(Swedwatch) Companies that sell mining equipment to South Africa’s platinum industry have a responsibility to analyse the risks for human rights violations that prevail in the sector, and to act on these risks. However, a new report by Swedwatch finds few indications that Swedish companies Sandvik and Atlas Copco, who provide the platinum industry with essential equipment, are trying to influence their customers to improve the situation for people in the platinum districts.
According to the United Nations Guiding Principles on Business and Human Rights (UNGPs), companies can be linked to adverse impacts on human rights even if these are caused or contributed to by their business partners; including customers.
For Swedish companies Sandvik and Atlas Copco, who sell mining equipment to South Africa’s platinum industry, this entails a responsibility to manage human rights risks that may be associated with the activities of the mining companies that they sell their equipment to. They have direct relationships with the South African mining houses and their equipment is used in the core activities of these customers. In accordance with the UNGPs, this makes them linked to impacts that may be caused by their clients’ operations. Thereby, they have a responsibility to manage human rights risks accordingly and to seek to influence their customers to address possible risks and actual impacts.
The report Carrying the costs – Human rights impacts in communities affected by platinum mining in South Africa, and the responsibilities of companies providing mining equipment reviews the human rights responsibilities within client-provider relationships and provides findings from a case study conducted in the South African platinum belt – an area where people are living on top of one of the most valuable mineral resources in the world. It also compares findings to Swedwatch’s 2013 study Problematic Platinum and assesses what impacts company efforts to address human rights challenges have had for the rights holders.
Findings show that communities have for decades experienced salient social and environmental impacts associated with mining operations and the situation does not appear to have improved. On the contrary, many communities attest to that the situation has worsened since 2013. Competition over jobs is high, people have been evicted from their land and many suffer from health problems caused by water and air pollution. For women, getting a job is particularly hard while at the same time they are responsible for the care of children, elderly and others who cannot support themselves.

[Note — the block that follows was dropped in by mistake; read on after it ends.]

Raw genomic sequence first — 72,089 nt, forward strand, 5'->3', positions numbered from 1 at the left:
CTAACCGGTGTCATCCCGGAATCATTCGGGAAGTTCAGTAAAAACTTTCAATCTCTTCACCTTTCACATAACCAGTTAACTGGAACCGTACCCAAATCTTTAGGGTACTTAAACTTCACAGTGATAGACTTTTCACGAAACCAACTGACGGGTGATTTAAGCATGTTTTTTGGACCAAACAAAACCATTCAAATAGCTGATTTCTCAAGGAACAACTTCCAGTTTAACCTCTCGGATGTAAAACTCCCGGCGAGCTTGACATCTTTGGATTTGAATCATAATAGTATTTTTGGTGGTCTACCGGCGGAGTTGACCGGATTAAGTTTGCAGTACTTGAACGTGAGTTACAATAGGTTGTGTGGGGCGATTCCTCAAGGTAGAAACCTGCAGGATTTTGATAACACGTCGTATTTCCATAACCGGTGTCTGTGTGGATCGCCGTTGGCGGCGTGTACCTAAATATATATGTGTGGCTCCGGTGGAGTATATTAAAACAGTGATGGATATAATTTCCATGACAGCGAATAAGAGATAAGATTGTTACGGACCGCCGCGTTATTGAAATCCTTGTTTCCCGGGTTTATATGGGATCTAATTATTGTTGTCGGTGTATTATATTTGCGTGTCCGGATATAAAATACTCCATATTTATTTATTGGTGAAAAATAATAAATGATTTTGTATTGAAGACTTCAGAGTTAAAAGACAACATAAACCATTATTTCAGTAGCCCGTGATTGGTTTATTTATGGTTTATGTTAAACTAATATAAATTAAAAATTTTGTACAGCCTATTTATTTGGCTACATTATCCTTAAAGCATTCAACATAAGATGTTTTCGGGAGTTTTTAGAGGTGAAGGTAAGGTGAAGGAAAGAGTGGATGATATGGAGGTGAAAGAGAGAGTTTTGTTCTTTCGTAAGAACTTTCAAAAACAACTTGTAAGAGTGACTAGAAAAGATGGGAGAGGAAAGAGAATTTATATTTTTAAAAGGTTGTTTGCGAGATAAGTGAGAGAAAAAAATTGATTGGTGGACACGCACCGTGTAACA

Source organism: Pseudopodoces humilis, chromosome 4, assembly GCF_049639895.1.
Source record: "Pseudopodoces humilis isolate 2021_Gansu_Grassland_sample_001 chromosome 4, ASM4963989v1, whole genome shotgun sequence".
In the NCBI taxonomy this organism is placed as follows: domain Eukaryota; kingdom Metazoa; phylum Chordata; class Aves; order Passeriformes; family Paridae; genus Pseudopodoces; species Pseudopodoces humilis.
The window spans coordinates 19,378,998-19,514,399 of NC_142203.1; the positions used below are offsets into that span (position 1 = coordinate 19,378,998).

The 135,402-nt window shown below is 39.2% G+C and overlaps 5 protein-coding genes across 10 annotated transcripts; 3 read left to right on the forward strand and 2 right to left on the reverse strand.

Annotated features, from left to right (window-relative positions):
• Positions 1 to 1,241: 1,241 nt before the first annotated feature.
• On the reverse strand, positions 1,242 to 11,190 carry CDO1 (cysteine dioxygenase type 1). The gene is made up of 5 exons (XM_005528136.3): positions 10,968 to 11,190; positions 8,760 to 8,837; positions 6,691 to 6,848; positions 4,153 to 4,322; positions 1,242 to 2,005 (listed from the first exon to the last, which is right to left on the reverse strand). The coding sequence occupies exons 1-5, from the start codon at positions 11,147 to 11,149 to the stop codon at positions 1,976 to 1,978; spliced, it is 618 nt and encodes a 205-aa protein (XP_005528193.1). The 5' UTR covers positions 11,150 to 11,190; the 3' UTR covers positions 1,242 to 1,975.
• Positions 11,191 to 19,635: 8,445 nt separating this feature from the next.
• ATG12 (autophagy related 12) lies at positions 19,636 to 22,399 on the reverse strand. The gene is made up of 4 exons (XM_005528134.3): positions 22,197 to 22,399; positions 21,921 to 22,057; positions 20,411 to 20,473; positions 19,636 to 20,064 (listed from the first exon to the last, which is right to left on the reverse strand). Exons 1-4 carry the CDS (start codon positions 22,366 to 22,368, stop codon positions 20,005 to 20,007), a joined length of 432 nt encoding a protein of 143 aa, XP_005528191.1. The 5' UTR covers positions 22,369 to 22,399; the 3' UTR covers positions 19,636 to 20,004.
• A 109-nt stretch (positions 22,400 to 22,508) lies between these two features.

Despite having been made aware of the situation in 2013, there is little evidence that efforts by Atlas Copco and Sandvik to manage human rights risks associated with mining operations in South Africa have been adequate to lead to real change for communities affected by these operations. Both companies only provide general information regarding their human rights work: neither provides information on what specific human rights impacts have been identified as related to platinum mining or if any specific impacts have been acted on in accordance with the UNGPs.
The report recommends Atlas Copco, Sandvik and other companies providing mining equipment to the South African platinum mining sector to use their leverage to encourage customers to address adverse human rights impacts. In cases where leverage needs to be increased, this can be done for example by forging partnerships with other suppliers to the mining companies or other relevant parties that may influence the situation.
The report was made in collaboration with the Church of Sweden and Afrikagrupperna and launched at the Alternative Mining Indaba on February 5th. Field research was conducted in cooperation with Bench Marks Foundation.